Key players

In the summer of 2021, Miros received a phone call from a gentleman who asked her how she was doing. Miros responded with: “I’m tired.” The caller was Mark Turk who explained to Miros that he had been an operational manager for 20-plus years at a large vending company in Los Angeles and had recently moved to Ocala. He told her he wanted to continue to work in the industry and asked if she happened to have a position open to keep him in mind. The rest as they say is history.

“Turk was a godsend. He and his expertise have been a key piece to building and expanding the business,” Miros said.

The final piece pivotal to DAC’s success fell into place when Miros made a cold call to Dollar Tree distribution center during the peak of the COVID-19 pandemic, which was a challenge in itself. In her pursuit to install her second large micro market, the operator met Norman Scalf, the facility manager. He not only knew he wanted to install a micro market in the breakroom, but he was also set on choosing a locally owned operator instead of a national vending company.

He took an interest in the business, having a B.A. in construction management with an extensive background in engineering, facility maintenance management and IT, and made the decision to purchase a stake in Drop A Coin Vending, knowing he could help take the business to the next level. So, in January 2022, he became Miros’ partner.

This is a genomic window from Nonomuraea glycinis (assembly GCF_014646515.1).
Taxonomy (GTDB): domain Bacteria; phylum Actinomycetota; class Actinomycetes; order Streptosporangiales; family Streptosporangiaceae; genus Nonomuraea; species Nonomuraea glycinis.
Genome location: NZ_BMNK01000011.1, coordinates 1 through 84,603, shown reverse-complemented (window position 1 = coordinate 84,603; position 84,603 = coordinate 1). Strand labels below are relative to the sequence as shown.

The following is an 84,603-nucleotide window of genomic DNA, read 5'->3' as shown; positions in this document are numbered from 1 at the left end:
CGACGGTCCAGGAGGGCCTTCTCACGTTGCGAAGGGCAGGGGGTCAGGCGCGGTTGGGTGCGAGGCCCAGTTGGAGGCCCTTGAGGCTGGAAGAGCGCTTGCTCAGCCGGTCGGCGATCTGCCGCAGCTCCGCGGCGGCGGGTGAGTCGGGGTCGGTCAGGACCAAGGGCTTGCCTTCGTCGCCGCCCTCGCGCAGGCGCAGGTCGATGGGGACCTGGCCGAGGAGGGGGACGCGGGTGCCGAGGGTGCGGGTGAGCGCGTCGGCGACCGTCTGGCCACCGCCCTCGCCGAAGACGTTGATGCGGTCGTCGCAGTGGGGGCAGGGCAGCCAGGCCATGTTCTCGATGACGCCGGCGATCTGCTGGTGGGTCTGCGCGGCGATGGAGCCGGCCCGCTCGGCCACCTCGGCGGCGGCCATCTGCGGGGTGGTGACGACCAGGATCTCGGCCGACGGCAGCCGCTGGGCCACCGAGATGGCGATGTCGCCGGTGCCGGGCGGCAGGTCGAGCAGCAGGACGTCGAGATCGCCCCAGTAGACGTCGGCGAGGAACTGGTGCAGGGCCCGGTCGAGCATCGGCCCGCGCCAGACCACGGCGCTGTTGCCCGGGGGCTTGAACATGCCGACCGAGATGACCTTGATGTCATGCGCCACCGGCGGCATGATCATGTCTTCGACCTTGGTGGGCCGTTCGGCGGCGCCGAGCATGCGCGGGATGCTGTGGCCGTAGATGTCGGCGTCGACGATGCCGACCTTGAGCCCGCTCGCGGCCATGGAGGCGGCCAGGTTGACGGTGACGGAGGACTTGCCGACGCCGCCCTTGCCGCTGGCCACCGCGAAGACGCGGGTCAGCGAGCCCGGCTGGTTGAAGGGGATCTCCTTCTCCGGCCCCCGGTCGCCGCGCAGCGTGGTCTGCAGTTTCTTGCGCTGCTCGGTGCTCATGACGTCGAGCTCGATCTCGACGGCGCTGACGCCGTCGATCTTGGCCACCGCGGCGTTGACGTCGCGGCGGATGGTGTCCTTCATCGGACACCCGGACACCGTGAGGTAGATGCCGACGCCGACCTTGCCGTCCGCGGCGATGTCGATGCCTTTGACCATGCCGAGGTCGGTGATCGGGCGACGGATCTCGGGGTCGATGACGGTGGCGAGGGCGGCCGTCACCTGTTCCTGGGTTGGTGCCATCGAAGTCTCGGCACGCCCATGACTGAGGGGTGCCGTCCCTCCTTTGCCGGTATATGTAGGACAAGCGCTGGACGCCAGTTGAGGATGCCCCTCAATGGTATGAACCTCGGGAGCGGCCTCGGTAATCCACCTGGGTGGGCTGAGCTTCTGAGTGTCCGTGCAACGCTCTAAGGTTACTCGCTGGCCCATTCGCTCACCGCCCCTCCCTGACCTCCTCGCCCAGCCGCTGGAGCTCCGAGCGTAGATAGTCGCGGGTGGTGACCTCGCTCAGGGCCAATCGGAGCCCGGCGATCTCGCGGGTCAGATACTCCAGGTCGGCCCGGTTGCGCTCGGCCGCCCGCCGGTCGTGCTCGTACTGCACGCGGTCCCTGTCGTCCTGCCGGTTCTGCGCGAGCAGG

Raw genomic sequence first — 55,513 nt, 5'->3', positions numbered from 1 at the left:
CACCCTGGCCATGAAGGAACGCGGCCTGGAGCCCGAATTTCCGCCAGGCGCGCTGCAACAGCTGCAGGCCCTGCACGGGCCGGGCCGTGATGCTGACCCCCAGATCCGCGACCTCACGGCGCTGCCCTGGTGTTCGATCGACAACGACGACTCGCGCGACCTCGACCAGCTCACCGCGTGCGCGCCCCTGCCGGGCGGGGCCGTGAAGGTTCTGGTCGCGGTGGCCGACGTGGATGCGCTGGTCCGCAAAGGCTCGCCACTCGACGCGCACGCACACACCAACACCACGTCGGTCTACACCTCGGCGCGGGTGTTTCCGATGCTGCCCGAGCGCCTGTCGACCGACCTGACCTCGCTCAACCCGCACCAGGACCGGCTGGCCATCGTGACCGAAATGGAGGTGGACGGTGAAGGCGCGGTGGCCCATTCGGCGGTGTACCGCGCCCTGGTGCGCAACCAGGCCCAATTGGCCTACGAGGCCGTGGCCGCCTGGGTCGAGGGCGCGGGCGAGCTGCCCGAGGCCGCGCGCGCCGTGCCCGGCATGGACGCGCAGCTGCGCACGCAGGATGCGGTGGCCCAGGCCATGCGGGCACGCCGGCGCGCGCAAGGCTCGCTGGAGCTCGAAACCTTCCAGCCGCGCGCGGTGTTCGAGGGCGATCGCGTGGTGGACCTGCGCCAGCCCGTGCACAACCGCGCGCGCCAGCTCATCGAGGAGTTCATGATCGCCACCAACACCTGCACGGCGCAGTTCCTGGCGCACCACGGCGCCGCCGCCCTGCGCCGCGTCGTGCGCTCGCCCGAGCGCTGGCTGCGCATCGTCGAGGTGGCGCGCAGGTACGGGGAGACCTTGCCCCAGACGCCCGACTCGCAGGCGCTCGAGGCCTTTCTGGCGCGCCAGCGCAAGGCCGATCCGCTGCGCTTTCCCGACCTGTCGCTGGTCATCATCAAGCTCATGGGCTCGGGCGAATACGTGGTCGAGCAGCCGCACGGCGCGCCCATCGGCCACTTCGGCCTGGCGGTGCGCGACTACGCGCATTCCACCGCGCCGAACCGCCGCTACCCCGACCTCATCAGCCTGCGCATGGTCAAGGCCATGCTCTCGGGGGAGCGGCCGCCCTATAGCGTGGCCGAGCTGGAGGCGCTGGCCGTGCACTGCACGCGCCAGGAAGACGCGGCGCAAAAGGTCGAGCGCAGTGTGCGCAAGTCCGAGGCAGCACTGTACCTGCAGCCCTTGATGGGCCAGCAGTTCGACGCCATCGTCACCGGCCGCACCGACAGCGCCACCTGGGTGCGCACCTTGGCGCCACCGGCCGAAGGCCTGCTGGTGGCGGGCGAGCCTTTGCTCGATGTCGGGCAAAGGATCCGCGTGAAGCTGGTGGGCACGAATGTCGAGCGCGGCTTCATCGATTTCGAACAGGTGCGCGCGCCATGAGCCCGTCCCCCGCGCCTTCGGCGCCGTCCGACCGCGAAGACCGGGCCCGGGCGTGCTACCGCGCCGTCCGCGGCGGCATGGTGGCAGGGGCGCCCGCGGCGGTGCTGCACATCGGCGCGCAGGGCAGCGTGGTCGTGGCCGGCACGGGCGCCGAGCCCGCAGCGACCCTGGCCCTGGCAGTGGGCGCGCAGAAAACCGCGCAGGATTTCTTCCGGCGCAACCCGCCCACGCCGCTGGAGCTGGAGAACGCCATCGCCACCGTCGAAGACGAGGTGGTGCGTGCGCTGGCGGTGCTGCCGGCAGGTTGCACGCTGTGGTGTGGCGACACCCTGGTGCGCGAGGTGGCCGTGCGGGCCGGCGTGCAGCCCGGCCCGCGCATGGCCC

New name, new look

When Miros purchased the business in 2017, she kept the original name, Drop A Coin Vending, to build upon its 36-year reputation. Now that she had Scalf and Turk in the business and had hired outstanding route drivers, along with expanding into micro markets, coffee and pantry services, it was time for a new look and new name. She wanted to move away from the image of coins and vending.

Linda Saldana, co-founder of Seventh Wave Refreshments in Atlanta, Georgia, suggested she enlist the marketing expertise of Neil Swindale of VendCentral.

“It was tough writing out that first check for investment in marketing, but we knew it had to be a piece of the puzzle to help with the growth of the business,” Miros recalled. So, together they gave the original name an updated twist: DAC Total Refreshments.

Secret to success

Miros emphasized that to continue to secure accounts, it is extra important to be actively involved in the community, including her local Chamber Economics Program (CEP).

“We luckily have a strong CEP in Ocala that is always working hard on bringing industries and jobs into our area,” she commented. “Kevin Sheilley and Bart Rowland from the CEP want DAC to be in all the breakrooms in Ocala, and we like supporting the local business community in every way we can. We sell local restaurants’ food in our markets.”

Miros is also a member of the Mid-Florida Regional Manufacturers Association.

“These associations are basically all the people whose breakrooms I want to be in,” she noted.

Within the industry, attending events held by the South Eastern Vending Association (SEVA), Florida School Nutrition Association (FSNA), Atlantic Coast Exposition (ACE) and even the Texas Merchandise Vending Association (TMVA) through a personal invitation have been invaluable networking opportunities.

Golf with the gatekeepers

Miros makes it a point to never miss an opportunity to hit the greens with potential customers when her local CEP or Mid-Florida Regional Manufacturers Association hold a tournament.